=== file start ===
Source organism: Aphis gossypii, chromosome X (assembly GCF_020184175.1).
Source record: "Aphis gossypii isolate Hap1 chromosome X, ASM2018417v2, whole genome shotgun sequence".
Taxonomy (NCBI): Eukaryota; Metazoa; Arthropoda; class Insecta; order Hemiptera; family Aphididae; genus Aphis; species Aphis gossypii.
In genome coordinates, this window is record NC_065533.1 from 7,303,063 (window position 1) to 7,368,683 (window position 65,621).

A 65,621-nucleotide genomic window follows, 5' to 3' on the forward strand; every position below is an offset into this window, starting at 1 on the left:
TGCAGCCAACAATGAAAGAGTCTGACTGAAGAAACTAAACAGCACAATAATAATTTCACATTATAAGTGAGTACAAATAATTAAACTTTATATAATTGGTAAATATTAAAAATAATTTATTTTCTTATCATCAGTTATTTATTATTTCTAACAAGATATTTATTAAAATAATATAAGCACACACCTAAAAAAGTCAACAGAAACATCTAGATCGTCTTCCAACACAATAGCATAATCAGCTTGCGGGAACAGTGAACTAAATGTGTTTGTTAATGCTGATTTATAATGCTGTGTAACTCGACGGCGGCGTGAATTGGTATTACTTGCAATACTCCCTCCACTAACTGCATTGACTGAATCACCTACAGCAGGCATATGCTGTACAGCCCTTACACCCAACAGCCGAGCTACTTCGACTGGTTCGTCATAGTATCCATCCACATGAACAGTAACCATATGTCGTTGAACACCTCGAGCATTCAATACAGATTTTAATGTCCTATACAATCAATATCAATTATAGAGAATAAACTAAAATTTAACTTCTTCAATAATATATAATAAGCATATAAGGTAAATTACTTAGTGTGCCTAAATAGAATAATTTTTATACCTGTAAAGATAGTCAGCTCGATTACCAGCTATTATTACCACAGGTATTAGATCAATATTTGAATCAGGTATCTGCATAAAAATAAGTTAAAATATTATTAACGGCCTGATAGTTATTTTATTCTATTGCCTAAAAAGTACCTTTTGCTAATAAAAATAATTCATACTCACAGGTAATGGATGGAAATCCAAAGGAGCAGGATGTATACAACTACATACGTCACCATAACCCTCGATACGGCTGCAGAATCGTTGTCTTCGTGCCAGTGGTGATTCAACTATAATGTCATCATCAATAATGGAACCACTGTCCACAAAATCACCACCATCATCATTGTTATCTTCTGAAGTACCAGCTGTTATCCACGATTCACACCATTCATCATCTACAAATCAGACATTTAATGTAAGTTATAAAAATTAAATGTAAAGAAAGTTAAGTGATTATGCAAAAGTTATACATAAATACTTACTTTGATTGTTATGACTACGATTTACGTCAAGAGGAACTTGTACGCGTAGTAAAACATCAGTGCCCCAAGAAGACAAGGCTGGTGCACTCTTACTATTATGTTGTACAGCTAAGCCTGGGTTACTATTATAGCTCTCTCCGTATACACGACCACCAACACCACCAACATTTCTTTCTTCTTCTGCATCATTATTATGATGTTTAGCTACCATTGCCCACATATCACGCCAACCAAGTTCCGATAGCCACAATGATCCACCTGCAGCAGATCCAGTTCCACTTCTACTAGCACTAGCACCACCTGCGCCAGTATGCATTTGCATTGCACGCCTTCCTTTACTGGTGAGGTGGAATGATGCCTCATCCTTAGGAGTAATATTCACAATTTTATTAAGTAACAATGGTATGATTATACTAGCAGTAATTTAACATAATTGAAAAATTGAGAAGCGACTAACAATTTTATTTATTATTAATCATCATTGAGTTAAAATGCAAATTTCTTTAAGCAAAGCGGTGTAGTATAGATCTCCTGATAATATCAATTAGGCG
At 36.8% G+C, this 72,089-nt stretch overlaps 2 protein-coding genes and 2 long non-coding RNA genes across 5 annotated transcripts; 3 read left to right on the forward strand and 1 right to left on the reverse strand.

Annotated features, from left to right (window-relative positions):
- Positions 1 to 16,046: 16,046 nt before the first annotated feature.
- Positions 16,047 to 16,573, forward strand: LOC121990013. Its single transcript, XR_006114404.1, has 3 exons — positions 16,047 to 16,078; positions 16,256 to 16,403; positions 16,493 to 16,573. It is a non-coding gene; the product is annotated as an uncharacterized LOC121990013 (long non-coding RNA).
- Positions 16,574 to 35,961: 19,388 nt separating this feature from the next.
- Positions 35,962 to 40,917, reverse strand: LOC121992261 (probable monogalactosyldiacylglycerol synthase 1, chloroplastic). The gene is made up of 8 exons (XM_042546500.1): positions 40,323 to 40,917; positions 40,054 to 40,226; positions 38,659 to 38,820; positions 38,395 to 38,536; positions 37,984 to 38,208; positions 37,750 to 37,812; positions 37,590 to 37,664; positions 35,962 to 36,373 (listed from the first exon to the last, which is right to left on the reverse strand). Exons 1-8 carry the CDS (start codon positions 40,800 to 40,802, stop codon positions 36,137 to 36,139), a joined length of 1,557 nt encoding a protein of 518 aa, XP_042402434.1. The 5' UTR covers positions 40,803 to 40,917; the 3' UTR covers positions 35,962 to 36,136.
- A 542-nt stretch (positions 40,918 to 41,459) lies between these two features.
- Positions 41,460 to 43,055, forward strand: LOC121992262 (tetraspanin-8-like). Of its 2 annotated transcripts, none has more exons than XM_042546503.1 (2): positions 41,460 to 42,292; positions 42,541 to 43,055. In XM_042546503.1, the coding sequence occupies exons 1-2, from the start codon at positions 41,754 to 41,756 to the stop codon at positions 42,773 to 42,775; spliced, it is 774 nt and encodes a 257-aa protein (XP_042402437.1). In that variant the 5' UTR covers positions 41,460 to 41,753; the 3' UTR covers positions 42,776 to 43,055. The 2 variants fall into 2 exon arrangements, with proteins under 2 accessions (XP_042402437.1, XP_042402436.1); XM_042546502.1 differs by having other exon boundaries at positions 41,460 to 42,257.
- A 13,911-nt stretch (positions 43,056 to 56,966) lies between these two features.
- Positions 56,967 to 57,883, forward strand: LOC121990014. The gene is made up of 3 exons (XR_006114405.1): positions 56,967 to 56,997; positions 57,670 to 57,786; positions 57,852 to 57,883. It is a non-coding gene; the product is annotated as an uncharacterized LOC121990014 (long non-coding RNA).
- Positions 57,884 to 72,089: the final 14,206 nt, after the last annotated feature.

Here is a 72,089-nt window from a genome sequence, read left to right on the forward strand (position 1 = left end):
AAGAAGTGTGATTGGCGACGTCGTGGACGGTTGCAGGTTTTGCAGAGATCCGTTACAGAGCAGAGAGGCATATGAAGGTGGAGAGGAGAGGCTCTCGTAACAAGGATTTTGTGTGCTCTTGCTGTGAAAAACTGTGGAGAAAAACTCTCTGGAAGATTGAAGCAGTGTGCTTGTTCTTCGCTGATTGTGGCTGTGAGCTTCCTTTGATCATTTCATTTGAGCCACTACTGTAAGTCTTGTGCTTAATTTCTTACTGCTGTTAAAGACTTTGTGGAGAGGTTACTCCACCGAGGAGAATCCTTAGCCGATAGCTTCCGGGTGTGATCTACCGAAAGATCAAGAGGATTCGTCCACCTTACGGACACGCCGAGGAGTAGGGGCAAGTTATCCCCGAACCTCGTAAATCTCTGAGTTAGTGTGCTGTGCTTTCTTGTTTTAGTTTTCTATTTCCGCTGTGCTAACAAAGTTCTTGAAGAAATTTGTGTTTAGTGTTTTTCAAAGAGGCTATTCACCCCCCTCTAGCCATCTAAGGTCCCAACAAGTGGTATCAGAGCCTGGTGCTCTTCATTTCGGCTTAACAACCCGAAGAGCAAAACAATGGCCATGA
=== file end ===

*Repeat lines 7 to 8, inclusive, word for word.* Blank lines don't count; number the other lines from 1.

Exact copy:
At 36.8% G+C, this 72,089-nt stretch overlaps 2 protein-coding genes and 2 long non-coding RNA genes across 5 annotated transcripts; 3 read left to right on the forward strand and 1 right to left on the reverse strand.

Annotated features, from left to right (window-relative positions):